The World Baseball Classic

For a set of exhibition games, it’s a lot of fun. Teams and players from all over the world showing off their skills, at a time when fans in the US are starved for real games. Thanks to fairly loose rules, MLB players can join the team from a nation where they have some connection. So Lars Nootbaar of the St. Louis Cardinals can suit up for Japan….

Speaking of suiting up, you have to love some of the uniforms.

The gold on red of Venezuela, reminiscent of mustard on a hot dog. Colombia’s yellow on blue, with a neat stencil-like font. Australia in green – a color that needs to be used more often. At the other end, what was Puerto Rico thinking? The fort is an icon of the island, but on a uniform? A bit too much.

The overall quality of the play is on the order of a high minor league – say AAA. So far, there have been the usual physical errors and a bonehead goof that you wouldn’t expect from an MLB veteran. Given the rather rushed nature of the event, and that many of the players haven’t really ever played together, you can let that slide.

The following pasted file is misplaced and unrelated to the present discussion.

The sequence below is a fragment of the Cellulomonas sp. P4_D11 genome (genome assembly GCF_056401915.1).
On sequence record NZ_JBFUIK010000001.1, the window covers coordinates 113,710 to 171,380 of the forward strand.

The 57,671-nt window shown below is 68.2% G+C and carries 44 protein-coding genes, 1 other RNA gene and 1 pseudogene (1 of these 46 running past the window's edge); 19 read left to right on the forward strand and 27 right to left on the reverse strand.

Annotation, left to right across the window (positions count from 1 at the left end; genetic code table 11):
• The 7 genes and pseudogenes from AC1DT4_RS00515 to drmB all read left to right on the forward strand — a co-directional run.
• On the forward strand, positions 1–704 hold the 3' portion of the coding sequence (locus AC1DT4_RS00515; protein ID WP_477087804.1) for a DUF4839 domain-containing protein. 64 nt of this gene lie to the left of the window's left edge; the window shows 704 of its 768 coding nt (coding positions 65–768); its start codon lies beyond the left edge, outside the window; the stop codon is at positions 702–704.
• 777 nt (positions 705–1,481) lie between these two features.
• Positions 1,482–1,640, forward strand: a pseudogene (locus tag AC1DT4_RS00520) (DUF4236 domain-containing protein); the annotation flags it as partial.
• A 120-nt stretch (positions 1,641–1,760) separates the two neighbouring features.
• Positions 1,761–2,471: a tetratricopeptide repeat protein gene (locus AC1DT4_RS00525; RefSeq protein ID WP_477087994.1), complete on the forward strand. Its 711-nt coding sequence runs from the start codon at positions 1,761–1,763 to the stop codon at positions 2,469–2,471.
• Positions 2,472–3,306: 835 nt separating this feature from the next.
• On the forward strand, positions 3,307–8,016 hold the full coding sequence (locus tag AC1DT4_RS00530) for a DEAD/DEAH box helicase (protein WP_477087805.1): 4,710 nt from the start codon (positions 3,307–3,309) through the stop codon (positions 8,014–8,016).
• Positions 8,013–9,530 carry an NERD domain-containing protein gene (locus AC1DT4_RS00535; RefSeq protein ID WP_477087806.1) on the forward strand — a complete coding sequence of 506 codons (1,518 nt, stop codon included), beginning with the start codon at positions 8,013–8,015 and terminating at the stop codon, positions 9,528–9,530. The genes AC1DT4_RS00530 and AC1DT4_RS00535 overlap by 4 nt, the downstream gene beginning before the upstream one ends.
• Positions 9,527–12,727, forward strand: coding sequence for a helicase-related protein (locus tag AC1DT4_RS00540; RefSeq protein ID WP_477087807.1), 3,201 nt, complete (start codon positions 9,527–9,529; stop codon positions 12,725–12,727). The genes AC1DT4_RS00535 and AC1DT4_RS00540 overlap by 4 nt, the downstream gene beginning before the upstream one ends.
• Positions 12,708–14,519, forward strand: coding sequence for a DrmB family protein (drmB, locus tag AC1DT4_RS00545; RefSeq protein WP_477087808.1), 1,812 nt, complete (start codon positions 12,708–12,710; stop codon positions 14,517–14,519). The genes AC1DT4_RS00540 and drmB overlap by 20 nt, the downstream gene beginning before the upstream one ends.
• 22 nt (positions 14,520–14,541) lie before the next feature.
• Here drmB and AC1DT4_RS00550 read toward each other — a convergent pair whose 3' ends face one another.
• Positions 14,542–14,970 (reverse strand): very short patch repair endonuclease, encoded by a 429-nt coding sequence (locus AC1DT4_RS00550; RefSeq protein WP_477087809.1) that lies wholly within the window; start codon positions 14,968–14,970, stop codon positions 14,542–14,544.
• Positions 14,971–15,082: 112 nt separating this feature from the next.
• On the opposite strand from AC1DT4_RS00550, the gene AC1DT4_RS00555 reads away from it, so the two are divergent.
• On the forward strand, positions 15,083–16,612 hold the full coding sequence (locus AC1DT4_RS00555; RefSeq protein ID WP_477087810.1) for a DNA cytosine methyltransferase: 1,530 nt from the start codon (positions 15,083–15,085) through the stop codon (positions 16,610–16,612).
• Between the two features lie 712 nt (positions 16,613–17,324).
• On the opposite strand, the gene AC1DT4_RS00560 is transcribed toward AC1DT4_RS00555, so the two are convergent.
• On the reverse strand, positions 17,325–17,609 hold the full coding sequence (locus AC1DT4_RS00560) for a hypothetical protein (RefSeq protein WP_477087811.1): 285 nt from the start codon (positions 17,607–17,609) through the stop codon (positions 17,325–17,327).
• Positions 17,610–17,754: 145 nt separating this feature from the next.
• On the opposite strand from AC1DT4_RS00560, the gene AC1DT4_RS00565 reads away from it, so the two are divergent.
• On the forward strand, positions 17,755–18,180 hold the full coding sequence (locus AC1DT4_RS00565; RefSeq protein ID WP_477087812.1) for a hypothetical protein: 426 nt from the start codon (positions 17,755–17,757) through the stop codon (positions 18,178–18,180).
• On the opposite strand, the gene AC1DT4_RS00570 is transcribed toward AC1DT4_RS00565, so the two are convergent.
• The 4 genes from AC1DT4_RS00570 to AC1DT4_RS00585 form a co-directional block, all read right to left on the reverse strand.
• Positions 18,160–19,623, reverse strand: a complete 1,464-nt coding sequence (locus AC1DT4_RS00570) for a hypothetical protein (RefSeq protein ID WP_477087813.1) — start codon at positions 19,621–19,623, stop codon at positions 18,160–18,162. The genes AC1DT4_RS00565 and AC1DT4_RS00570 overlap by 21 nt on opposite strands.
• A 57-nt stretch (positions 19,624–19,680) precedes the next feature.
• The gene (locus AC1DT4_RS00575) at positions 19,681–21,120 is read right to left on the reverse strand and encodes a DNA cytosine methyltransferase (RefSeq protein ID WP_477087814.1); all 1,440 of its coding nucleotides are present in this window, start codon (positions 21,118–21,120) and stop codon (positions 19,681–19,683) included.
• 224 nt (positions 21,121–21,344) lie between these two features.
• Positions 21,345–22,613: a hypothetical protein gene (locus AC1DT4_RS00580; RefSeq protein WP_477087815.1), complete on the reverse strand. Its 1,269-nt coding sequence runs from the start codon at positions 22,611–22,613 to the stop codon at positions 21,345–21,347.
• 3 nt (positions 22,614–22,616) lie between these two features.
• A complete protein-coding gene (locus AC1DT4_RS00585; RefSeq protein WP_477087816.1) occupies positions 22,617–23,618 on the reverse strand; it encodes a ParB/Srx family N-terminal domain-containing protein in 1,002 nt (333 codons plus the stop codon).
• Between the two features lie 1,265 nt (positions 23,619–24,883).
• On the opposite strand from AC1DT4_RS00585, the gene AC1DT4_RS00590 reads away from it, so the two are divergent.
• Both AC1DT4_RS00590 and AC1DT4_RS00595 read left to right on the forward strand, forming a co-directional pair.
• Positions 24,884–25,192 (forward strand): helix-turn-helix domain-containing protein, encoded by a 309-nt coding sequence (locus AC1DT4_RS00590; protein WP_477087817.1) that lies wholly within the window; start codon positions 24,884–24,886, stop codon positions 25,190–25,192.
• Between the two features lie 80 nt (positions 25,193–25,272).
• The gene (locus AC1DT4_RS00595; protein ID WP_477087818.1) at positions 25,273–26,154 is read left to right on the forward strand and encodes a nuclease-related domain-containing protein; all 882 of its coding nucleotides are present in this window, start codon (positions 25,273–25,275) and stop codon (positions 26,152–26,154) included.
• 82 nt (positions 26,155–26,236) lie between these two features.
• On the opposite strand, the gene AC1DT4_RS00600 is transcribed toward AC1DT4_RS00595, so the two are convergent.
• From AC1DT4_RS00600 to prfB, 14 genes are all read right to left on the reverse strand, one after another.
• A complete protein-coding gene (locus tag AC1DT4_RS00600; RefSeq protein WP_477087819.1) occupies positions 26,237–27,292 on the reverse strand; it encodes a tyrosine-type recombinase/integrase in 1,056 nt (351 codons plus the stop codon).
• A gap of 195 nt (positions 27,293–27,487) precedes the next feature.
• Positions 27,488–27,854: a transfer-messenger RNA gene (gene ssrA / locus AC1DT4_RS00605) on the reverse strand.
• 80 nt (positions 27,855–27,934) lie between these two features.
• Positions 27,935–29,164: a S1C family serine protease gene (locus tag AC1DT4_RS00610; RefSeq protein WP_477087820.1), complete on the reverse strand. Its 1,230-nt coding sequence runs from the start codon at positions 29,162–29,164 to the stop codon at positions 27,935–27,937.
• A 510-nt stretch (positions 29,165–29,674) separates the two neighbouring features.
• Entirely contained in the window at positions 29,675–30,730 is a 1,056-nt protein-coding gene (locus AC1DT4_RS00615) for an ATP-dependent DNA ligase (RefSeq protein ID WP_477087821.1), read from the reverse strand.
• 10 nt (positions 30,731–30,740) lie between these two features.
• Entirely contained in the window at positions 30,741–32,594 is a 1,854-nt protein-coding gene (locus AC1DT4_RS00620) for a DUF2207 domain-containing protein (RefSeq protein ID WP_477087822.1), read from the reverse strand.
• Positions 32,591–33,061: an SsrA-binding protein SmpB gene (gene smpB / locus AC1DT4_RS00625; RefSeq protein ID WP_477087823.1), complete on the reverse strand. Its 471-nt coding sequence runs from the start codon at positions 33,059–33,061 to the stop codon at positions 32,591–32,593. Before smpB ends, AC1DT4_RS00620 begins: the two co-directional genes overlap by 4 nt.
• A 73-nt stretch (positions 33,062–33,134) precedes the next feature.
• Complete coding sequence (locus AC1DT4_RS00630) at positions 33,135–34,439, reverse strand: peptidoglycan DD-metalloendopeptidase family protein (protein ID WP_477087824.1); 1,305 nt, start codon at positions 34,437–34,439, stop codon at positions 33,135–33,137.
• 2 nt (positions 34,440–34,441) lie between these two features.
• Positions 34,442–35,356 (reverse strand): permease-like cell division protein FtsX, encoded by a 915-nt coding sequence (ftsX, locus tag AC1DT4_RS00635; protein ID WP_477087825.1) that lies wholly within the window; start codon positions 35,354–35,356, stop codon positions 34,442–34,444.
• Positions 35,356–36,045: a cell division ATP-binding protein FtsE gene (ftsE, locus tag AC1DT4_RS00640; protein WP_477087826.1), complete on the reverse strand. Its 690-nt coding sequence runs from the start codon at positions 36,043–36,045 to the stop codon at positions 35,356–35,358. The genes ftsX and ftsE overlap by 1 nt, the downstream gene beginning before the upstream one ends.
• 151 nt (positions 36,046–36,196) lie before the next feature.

What’s really enjoyable is when a team from a country you never knew had serious baseball wins a game. Italy isn’t known as a baseball powerhouse, but their team made it out of the “pool” phase to the quarterfinals. Same with Australia – who’s the last player from “Down Under” that appeared in the majors? The Czech Republic? There’s only one player on their team with any major league experience (Eric Sogard, who last suited up in 2021 with the Cubs); almost all the rest are amateurs.

The nature of the tournament – four quick games in your “pool”, then a four-round single elimination tournament to determine a champion – means that you really can’t read too much into winning the whole thing. A mix of luck and getting hot at the right time, and you’re a winner! It’s just good fun. It would be nice if they could do this more often. Maybe every other year. Or perhaps in the “off years”, put together a “barnstorming” team and travel around the world for a few weeks, challenging local “all star” teams to a game or two. It’s all about helping the game grow around the world anyway.


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